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Cramer: Thiel’s Sale of Facebook Stock ‘Tawdry’

CNBC

Billionaire investor Peter Thiel’s sale of a majority of his Facebook stock was “completely outrageous,” “Mad Money” host Jim Cramer said Tuesday.

Cramer blasted Thiel, a member of Facebook’s board of directors, for unloading about 20 million shares on Thursday, with about 5 million shares remaining in his portfolio. (Read More: Don’t Read Too Much Into Peter Thiel’s Facebook Selling)

While acknowledging that Thiel had every legal right to sell Facebook stock, which has lost roughly half its value since its IPO, Cramer had harsh words for the move. (Read More: Say Goodnight Peter? Thiel Should Quit Facebook Board: Pro)

“The fact that something’s legal doesn’t mean it’s fine in my eyes,” he said. “In light of all the money Thiel has made over the years, it just seems tawdry to me that he’s cashing out here.”

Cramer added that he had hoped insiders would actually be buying stock “as a way to show faith in the underlying company.”

“To me, Thiel’s sale is basically saying, ‘Hey, all you chumps who bought Facebook, listen up. I am a responsible investor and a megatron gazillionaire, and I know better than to own this piece of trash.’ I hope you see that’s the case, too,” he said.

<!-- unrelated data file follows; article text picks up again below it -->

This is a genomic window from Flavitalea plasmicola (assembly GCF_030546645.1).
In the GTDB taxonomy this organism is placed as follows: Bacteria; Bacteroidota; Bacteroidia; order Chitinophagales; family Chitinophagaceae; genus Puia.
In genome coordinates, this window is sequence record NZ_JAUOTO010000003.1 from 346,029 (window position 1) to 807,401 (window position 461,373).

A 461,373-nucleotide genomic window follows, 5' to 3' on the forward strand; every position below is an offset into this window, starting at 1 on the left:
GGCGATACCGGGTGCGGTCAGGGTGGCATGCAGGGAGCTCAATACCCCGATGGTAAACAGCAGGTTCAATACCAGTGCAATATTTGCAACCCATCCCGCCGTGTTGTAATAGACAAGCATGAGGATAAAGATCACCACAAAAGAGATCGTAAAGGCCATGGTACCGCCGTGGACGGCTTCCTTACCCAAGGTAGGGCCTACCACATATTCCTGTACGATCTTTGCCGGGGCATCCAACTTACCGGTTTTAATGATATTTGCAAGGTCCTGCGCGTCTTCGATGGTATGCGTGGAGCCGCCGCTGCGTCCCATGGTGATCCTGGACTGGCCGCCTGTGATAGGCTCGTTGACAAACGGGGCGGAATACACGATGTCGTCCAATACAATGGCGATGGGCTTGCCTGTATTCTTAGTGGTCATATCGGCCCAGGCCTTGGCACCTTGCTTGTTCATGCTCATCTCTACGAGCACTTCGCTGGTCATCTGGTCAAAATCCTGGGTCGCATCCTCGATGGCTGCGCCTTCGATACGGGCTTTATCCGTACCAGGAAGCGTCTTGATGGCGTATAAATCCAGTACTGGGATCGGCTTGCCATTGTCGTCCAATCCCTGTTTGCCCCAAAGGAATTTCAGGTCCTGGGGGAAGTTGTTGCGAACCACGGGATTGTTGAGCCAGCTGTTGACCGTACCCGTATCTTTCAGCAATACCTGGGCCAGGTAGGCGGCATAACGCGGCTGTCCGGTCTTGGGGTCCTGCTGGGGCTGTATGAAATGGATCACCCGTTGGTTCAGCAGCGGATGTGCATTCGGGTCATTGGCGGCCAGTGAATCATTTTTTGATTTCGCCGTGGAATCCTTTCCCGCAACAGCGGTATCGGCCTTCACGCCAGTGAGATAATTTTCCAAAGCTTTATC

Cramer said that at the very least, Thiel should’ve canceled the prearranged sale, or Facebook CEO Mark Zuckerberg should have asked the billionaire to postpone it.

“It just seems wrong to me from the point view of the billions of dollars lost by everyone who came in after Facebook came public,” he said.

“Look, we all know that we live in an anything-goes era for the rich, whether it be asking for tax breaks that are much lower than the not so rich get or rigging markets or blowing up balance sheets and levering to the point of irresponsibility. No one ever has to pay. Other than the Mad Money Wall of Shame, I don’t even really believe that there’s much outrage about these travesties, at least not in public,” Cramer said. “So in that sense, Peter Thiel, welcome to the club. It’s just a shame that no one ever seems to feel, well, ashamed.”

Cramer, who is not connected to Facebook in any way, said that he would feel shame were he a part of the social media giant.

“But maybe I’m just old-fashioned and it’s me, not them, that’s out of step with this outrageous era of avarice and greed,” he said.

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